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In the following example: I like cakes. So do I.

What word type is "so" taking the role of? Verb, adverb?

I understand that there is some ellipsis happening and the sentences could be re-written:

I like cakes. So do I like cakes.

Apologies if this is a very basic question, but I appreciate your help.

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    See also english.stackexchange.com/questions/19394/is-so-a-pronoun and english.stackexchange.com/questions/19362/… . 'so' is very complicated, it could be considered a pronoun or an adverb (but usually just an adverb).
    – Mitch
    Jan 11 '16 at 22:59
  • What @Mitch said. Which effectively means "It's a matter of opinion", and I honestly don't see how such a rarefied discussion can usefully help an OP who presents I like cakes. So do I like cakes. as an "example usage". Jan 11 '16 at 23:14
  • To @FumbleFinger's point, "so do I like cakes" is not grammatical. I don't see any way to permits those five words or add any to make it so.
    – Mitch
    Jan 11 '16 at 23:55
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    It's a little word that certainly punches above its weight!
    – Dan
    Jan 12 '16 at 0:52
  • How can "so" be a verb?? Can you say: I so, you so, he soes? By the way, every dictionary would give you the label adverb. But of course, not the structure of the formula. I would have explained it in a different way, but StoneyB's is better. Actually it is excellent.
    – rogermue
    Jan 12 '16 at 10:17
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So Aux NP -- as in so do I, so are you, so has Mr. Smith -- is a formulaic tag construction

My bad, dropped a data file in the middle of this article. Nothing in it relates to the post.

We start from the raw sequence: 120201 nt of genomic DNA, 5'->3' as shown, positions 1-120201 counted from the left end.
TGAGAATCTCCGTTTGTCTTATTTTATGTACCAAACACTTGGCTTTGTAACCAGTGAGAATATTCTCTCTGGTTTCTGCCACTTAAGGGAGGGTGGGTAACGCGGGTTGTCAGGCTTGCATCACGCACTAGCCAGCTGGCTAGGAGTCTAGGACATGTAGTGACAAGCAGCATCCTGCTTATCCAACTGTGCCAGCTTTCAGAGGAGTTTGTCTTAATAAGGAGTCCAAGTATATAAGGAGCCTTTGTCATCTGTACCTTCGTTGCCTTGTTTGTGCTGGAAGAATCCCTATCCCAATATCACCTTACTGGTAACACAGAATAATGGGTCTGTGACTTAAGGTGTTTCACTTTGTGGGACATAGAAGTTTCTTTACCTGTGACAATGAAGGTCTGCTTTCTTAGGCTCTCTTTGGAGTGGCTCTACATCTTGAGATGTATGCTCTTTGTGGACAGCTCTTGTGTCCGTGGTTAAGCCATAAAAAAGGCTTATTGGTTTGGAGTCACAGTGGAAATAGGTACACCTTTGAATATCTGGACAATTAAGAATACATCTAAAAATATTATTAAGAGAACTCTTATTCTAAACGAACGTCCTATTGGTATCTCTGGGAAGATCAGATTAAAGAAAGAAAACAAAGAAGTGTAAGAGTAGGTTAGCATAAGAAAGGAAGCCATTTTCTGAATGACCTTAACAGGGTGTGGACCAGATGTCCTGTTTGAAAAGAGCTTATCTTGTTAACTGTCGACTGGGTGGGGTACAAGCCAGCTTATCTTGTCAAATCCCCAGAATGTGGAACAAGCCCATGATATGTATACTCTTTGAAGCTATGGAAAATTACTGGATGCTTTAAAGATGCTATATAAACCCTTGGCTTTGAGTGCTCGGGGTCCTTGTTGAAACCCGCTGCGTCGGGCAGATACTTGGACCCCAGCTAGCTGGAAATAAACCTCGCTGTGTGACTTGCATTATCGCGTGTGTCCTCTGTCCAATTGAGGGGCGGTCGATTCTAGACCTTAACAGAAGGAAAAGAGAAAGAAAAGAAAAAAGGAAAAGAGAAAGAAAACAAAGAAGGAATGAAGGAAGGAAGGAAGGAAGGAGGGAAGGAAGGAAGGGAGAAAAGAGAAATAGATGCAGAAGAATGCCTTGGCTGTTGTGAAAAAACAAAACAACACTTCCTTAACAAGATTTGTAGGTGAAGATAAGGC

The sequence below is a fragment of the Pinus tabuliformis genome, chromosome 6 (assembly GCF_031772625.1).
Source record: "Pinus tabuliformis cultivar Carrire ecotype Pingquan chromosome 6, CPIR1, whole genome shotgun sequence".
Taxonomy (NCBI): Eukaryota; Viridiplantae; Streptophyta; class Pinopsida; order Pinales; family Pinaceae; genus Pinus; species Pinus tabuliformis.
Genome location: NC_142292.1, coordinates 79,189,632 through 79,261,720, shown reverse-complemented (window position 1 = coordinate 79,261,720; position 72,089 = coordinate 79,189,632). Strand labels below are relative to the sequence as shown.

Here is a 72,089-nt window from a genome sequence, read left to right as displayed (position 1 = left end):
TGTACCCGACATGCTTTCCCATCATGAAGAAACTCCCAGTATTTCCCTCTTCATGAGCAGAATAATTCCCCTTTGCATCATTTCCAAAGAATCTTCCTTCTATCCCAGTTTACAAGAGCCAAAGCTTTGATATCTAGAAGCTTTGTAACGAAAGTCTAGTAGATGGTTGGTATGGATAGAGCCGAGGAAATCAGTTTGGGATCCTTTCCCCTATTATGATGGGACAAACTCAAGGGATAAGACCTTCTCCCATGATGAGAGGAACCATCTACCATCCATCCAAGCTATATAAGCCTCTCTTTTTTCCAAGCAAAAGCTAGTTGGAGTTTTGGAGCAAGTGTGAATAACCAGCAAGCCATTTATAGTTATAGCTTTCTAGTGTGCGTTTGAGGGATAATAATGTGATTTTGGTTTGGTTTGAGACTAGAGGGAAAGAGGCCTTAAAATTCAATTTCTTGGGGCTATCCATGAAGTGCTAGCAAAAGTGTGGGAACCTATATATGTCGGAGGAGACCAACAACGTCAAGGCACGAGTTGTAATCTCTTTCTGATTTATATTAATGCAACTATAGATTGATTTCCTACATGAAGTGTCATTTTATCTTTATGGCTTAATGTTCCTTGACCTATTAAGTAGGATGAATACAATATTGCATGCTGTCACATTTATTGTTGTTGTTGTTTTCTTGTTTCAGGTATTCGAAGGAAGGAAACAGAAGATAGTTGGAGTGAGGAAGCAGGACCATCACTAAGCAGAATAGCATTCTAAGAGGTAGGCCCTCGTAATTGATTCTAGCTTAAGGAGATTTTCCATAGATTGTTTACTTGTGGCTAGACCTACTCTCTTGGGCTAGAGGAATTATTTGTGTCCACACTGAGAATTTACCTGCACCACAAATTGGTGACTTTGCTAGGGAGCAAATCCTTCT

that indicates a deletion, and must be preceded by a clause containing the deleted material.

  • You believe that he lost the race, and so do I.
  • She's an idiot, and so are you.
  • I've been there frequently, and so has Mr. Smith.

In the first sentence, so replaces 'believe that he lost the race';
in the second, it replaces 'an idiot';
and in the third it replaces 'been there frequently'.

The order of the Aux and the so is reversed in this construction, the way it is in a tag question.
Normally so would follow the Aux, as it does in

  • I've always wanted to fill out my own tax forms, but I've never done so.
    Here so replaces 'fill out my own tax forms'

All of these constituents that so replaces are Verb Phrases (VPs).
If a pronoun like it can replace a noun,
and a pro-verb like do can replace a verb,
then the proper term for so is a pro-VP.

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  • John, although in these cases do appears to behave like an Aux, it can also co-occur with other Auxes and in fact (more importantly I think) with Aux do itself: I didn't do so. (not *I didn't so) So in these cases it's harder to say it's really an Aux (certainly it's not the same Aux of do support, which makes it harder to say that so itself is a pro-VP.
    – Alan Munn
    Jan 12 '16 at 4:44